- Deadly force. When all of the foregoing is unsuccessful, or the situation involves an individual who poses serious or deadly threat to an officer or someone
else, firearms or strikes to vital areas may be employed.
As articulated in New Jersey’s use-of-force policy, decisions made by the police to employ the authorized use of force are among the most critical decisions made by law enforcement officers, especially considering that such actions are irrevocable. These are decisions that must be made quickly, under often difficult and unpredictable circumstances. The policy emphasizes that sound judgment and the appropriate exercise of discretion will always be the foundation of police officer decision making given the broad range of possible use-of-force situations.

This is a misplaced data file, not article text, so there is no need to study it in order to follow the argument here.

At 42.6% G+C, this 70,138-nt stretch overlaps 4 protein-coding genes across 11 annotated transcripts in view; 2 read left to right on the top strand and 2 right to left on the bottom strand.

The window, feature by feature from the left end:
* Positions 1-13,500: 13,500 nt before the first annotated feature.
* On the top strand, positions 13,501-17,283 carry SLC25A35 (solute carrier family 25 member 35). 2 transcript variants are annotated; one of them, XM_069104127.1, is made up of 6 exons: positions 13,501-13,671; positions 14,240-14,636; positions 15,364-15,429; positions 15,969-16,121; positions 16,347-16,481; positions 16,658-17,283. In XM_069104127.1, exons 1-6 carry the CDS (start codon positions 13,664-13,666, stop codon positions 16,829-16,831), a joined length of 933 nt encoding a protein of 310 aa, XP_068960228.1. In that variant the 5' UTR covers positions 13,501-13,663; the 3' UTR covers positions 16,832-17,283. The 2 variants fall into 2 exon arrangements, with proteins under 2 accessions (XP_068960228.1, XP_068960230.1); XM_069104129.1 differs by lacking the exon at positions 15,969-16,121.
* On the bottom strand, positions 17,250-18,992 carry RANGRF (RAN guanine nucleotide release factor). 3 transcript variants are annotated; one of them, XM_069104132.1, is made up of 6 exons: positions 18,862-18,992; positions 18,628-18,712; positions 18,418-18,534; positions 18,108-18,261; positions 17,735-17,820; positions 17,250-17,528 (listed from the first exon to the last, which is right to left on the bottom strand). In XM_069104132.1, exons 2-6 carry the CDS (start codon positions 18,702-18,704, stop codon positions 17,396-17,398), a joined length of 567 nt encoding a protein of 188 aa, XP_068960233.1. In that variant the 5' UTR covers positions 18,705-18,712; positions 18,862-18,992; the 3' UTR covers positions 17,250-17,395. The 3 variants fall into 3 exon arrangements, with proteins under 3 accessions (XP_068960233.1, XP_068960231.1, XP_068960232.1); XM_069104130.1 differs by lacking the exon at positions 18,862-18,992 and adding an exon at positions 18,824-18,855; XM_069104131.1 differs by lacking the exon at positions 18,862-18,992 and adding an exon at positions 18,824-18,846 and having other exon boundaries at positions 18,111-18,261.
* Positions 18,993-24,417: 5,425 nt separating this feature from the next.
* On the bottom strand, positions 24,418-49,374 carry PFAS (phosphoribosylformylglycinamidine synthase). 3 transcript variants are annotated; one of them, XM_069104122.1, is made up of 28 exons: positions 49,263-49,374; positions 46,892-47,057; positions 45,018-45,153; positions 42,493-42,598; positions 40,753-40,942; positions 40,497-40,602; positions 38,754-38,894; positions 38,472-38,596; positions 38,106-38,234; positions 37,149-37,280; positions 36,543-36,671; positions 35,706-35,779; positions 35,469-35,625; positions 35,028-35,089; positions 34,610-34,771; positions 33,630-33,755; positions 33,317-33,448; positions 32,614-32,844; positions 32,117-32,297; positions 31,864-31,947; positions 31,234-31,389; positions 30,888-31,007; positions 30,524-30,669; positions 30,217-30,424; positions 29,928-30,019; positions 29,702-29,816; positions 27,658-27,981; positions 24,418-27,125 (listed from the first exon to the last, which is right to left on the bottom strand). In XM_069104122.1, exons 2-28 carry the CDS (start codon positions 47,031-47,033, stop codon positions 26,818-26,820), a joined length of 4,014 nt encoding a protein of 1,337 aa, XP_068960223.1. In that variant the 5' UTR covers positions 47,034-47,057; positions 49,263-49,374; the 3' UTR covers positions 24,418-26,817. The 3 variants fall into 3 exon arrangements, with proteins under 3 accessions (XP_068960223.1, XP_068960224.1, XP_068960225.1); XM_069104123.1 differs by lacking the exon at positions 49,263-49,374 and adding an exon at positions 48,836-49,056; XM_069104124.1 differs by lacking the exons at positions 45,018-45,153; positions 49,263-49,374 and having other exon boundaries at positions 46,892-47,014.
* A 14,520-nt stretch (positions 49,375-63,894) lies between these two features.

While use-of-force policies are promulgated to provide the best possible legal guidance and direction, they are not intended to entirely replace police judgment and discretion when called upon to confront and address the most difficult situations. Such policies, when reinforced by comprehensive training and education, will help guide police officers when having to judiciously use force, thus safeguarding themselves as well as those of the general public.
- New Jersey Division of Criminal Justice. “Use of Force Policy, Attorney General’s Office Guidelines.” Trenton, 2011.
- Samaha, J. Criminal Law, 10th ed. Belmont, CA: Wadsworth, 2012.
- Schmalleger, Frank. Criminal Justice Today, 12th ed. Upper Saddle River, NJ: Pearson Education, 2013.
- S. Department of Justice, Office of Community Oriented Policing Services. Emerging Use of Force Issues: Balancing Public and Officer Safety Report. International Association of Chiefs of Police/COPS Office Use of Force Symposium (2012). http://www.theiacp.org/portals/0/pdfs/ emerginguseofforceissues041612.pdf (Accessed September 2013).